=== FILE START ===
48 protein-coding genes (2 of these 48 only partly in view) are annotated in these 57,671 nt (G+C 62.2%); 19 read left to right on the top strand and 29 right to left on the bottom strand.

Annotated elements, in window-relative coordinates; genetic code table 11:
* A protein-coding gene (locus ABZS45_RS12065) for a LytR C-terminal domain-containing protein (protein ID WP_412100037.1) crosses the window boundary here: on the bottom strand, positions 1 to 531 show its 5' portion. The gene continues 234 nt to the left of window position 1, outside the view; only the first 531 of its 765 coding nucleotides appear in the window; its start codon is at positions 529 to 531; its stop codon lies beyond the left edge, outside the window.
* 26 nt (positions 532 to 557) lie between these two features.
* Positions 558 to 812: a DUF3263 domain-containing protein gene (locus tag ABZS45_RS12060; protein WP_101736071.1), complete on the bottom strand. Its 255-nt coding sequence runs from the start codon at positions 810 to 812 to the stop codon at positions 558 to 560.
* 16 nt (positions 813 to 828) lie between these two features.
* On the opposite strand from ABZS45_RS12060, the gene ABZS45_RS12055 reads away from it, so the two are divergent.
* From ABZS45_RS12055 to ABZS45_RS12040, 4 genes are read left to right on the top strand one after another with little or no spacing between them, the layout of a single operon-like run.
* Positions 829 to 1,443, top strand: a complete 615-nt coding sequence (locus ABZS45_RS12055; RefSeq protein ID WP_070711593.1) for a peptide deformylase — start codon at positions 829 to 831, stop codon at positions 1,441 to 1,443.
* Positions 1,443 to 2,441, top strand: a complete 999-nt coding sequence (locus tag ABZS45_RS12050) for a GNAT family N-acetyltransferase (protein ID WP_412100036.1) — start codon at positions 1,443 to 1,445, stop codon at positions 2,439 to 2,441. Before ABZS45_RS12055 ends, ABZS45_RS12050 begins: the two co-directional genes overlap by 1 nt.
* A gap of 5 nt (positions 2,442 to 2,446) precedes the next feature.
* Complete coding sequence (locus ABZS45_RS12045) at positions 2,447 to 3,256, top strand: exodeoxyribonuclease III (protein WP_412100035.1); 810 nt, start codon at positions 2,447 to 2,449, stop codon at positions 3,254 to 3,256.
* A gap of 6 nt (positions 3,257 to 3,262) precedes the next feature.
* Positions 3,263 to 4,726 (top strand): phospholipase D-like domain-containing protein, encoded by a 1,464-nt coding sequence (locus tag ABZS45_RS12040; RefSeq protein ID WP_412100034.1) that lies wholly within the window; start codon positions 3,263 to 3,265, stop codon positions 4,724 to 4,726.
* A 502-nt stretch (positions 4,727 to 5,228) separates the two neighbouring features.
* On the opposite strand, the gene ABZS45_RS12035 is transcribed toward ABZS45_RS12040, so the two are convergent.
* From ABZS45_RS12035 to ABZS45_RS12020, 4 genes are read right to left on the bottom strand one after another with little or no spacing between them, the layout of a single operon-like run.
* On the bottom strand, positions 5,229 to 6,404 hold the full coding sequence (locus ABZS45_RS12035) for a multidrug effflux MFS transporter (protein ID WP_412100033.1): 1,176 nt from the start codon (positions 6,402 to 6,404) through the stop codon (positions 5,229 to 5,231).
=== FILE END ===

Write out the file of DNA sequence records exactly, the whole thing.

48 protein-coding genes (2 of these 48 only partly in view) are annotated in these 57,671 nt (G+C 62.2%); 19 read left to right on the top strand and 29 right to left on the bottom strand.

Annotated elements, in window-relative coordinates; genetic code table 11:
* A protein-coding gene (locus ABZS45_RS12065) for a LytR C-terminal domain-containing protein (protein ID WP_412100037.1) crosses the window boundary here: on the bottom strand, positions 1 to 531 show its 5' portion. The gene continues 234 nt to the left of window position 1, outside the view; only the first 531 of its 765 coding nucleotides appear in the window; its start codon is at positions 529 to 531; its stop codon lies beyond the left edge, outside the window.
* 26 nt (positions 532 to 557) lie between these two features.
* Positions 558 to 812: a DUF3263 domain-containing protein gene (locus tag ABZS45_RS12060; protein WP_101736071.1), complete on the bottom strand. Its 255-nt coding sequence runs from the start codon at positions 810 to 812 to the stop codon at positions 558 to 560.
* 16 nt (positions 813 to 828) lie between these two features.
* On the opposite strand from ABZS45_RS12060, the gene ABZS45_RS12055 reads away from it, so the two are divergent.
* From ABZS45_RS12055 to ABZS45_RS12040, 4 genes are read left to right on the top strand one after another with little or no spacing between them, the layout of a single operon-like run.
* Positions 829 to 1,443, top strand: a complete 615-nt coding sequence (locus ABZS45_RS12055; RefSeq protein ID WP_070711593.1) for a peptide deformylase — start codon at positions 829 to 831, stop codon at positions 1,441 to 1,443.
* Positions 1,443 to 2,441, top strand: a complete 999-nt coding sequence (locus tag ABZS45_RS12050) for a GNAT family N-acetyltransferase (protein ID WP_412100036.1) — start codon at positions 1,443 to 1,445, stop codon at positions 2,439 to 2,441. Before ABZS45_RS12055 ends, ABZS45_RS12050 begins: the two co-directional genes overlap by 1 nt.
* A gap of 5 nt (positions 2,442 to 2,446) precedes the next feature.
* Complete coding sequence (locus ABZS45_RS12045) at positions 2,447 to 3,256, top strand: exodeoxyribonuclease III (protein WP_412100035.1); 810 nt, start codon at positions 2,447 to 2,449, stop codon at positions 3,254 to 3,256.
* A gap of 6 nt (positions 3,257 to 3,262) precedes the next feature.
* Positions 3,263 to 4,726 (top strand): phospholipase D-like domain-containing protein, encoded by a 1,464-nt coding sequence (locus tag ABZS45_RS12040; RefSeq protein ID WP_412100034.1) that lies wholly within the window; start codon positions 3,263 to 3,265, stop codon positions 4,724 to 4,726.
* A 502-nt stretch (positions 4,727 to 5,228) separates the two neighbouring features.
* On the opposite strand, the gene ABZS45_RS12035 is transcribed toward ABZS45_RS12040, so the two are convergent.
* From ABZS45_RS12035 to ABZS45_RS12020, 4 genes are read right to left on the bottom strand one after another with little or no spacing between them, the layout of a single operon-like run.
* On the bottom strand, positions 5,229 to 6,404 hold the full coding sequence (locus ABZS45_RS12035) for a multidrug effflux MFS transporter (protein ID WP_412100033.1): 1,176 nt from the start codon (positions 6,402 to 6,404) through the stop codon (positions 5,229 to 5,231).